4 Helpful Things People Did After My Daughter Was First Diagnosed
A good friend asked me to think back to the first days after my daughter Emmy’s diagnosis and write about what was helpful when others reached out. As a friend, it can be difficult to be on the outside looking in as this new normal unfolds for someone else. For me, it’s hard to give a black-and-white, one-size-fits-all answer of what to do or say in these situations, but I’ve tried to remember the things that helped us in the very beginning when things seemed so uncertain and confusing, scattered and scary.
1. The first thing I remember was needing some space. But not too much.
At first, I just simply couldn’t talk about Emmy having Williams syndrome. When the words started leaving my mouth, they were closely followed by big soaking tears and choked words. And honestly, I didn’t really have much more information than someone could find on the Internet.
I didn’t have answers, only a new name to all the doubts and questions I’d had during her first 8 months of life. What I did know is that she surely wouldn’t be like my other children and her future was, well, just too much to think about let alone talk about.
But that didn’t mean I didn’t want my friends “around” in other ways. Simple texts from them with no expectation of a response from me were a reminder that people cared. A simple “I’m thinking of you today and saying a prayer for you now” took some of the sting away and reminded me that life was still going on outside my upturned world.
A few friends wrote to say they had a meal for us and some asked if they could take the other kids for an afternoon while Emmy had an appointment. Tangible help, simple words, consistent touch points and a lot of grace — these things were very meaningful, even if I couldn’t express it at the time.
2. Then I needed some cheerleaders.
I didn’t feel better when people would tell me about someone else’s high-functioning child with special needs. Even as her parent, I knew there were no promises just yet for Emmy. We still had yet to see many specialists, and she was still so young that the days to come were, realistically, unclear.
What did help were words of encouragement to me as her mom. “I know you can do this, Katy. It’s really hard, I know. But I believe in you, and you’re a great mom.” Those were the words that helped me rally some strength.
3. And after more time passed, people doing research helped, too.
When people took a little time to read about her diagnosis on their own, it showed such thoughtfulness and concern. I appreciated it when someone would say something like, “I saw that kids with Williams syndrome are usually very relational” or something similar. It meant so much that they took the time to take a glimpse into our new world.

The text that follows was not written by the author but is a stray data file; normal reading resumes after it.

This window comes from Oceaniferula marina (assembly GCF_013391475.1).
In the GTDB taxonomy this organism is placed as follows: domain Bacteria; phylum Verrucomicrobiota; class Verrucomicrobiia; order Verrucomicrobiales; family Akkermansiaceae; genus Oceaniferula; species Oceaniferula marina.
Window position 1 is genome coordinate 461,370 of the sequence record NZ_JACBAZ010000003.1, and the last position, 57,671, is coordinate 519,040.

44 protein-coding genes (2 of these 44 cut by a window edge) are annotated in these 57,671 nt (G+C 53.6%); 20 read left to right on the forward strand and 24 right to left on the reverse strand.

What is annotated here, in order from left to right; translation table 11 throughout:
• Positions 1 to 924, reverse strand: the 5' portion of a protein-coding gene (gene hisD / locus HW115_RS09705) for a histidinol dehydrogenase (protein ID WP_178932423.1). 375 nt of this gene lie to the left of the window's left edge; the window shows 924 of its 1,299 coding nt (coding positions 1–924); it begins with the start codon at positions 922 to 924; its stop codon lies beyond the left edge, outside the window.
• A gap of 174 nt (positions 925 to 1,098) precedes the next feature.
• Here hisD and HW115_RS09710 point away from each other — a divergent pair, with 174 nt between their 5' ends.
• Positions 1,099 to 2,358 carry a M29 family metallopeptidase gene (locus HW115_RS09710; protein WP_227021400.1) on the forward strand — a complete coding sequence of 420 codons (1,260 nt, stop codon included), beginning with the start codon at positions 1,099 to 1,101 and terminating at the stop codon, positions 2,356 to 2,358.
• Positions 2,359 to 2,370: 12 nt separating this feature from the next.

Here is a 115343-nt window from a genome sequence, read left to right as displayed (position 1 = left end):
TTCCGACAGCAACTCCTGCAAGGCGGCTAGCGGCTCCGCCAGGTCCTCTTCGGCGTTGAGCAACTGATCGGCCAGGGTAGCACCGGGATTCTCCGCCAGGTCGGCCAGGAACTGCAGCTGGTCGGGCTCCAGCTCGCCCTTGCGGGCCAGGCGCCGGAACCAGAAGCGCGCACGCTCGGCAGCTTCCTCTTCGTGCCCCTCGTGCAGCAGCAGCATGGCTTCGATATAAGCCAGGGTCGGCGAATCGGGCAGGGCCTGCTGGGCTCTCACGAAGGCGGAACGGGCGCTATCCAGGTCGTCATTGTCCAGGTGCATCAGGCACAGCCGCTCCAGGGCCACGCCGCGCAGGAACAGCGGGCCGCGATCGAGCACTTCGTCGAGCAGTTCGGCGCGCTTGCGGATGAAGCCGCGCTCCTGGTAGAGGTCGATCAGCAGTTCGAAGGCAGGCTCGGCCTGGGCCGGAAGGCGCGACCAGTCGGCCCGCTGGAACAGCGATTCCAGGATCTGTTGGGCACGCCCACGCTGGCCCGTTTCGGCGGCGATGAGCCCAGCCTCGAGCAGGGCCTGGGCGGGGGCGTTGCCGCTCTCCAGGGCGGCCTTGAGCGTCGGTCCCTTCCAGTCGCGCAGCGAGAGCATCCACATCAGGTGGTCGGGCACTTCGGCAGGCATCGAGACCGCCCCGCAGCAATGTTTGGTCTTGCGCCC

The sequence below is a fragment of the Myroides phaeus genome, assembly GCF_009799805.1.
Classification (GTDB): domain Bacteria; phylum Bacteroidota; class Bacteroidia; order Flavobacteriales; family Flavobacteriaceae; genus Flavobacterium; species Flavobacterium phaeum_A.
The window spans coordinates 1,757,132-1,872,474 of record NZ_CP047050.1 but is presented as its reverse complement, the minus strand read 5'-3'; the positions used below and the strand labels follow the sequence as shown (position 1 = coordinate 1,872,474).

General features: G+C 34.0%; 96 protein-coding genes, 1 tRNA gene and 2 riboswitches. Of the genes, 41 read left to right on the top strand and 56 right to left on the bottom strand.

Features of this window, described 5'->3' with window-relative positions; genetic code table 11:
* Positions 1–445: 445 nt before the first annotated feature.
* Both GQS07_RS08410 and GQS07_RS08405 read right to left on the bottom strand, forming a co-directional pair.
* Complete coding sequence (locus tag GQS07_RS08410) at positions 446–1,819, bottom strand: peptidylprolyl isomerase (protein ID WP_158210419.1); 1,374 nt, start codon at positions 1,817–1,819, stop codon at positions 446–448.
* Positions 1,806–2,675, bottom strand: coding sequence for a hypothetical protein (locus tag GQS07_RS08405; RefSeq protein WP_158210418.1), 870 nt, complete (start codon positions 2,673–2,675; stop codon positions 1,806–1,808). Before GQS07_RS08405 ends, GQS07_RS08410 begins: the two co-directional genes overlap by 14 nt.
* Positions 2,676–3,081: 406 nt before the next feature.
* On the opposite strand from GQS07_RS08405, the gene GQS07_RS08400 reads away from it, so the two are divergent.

After a few months, I welcomed questions about her. If you were genuinely curious about Emmy and her condition, I was so grateful you wanted to know her more. At that point, I had a lot of newfound knowledge, too, so I welcomed the questions.
Looking back, I think the only thing that hurt was silence. I would have rather had someone bring something up than be afraid of offending me and say nothing.
4. Most of all, I loved when you loved on Emmy.
There were no guarantees made to us in the beginning. I longed for them, but there were none. Everything was a “probably” or a “might” or a “hopefully.” I hated this at first, but what it pulled out of me was a decision and a choice to love Emmy for exactly who she was right then and there.
I loved when our friends and family asked, “Can I just hold her?” I loved that they simply wanted to be near her. And just like I don’t want to be loved for what I do, but rather for who I am, I wanted that for my Emmy girl, too. No expectations based on what the world would wish her to be, no crossed fingers that she would one day “contribute” to society, just a simple acceptance of who I believe God made her and a desire to get to know her.
In conclusion, I wasn’t consciously looking for anything in particular from people, but when someone reached out in the best way they knew how, I was humbled and thankful for the community, the courtesy, the effort and the love.
Follow this journey on Dear Emmy.
The Mighty is asking its readers the following: Describe a moment you gave or received a gift or random act of kindness that touched your life in a special way. If you’d like to participate, please send a blog post to [email protected] Please include a photo for the piece, a photo of yourself and 1-2 sentence bio. Check out our Share Your Story page for more about our submission guidelines.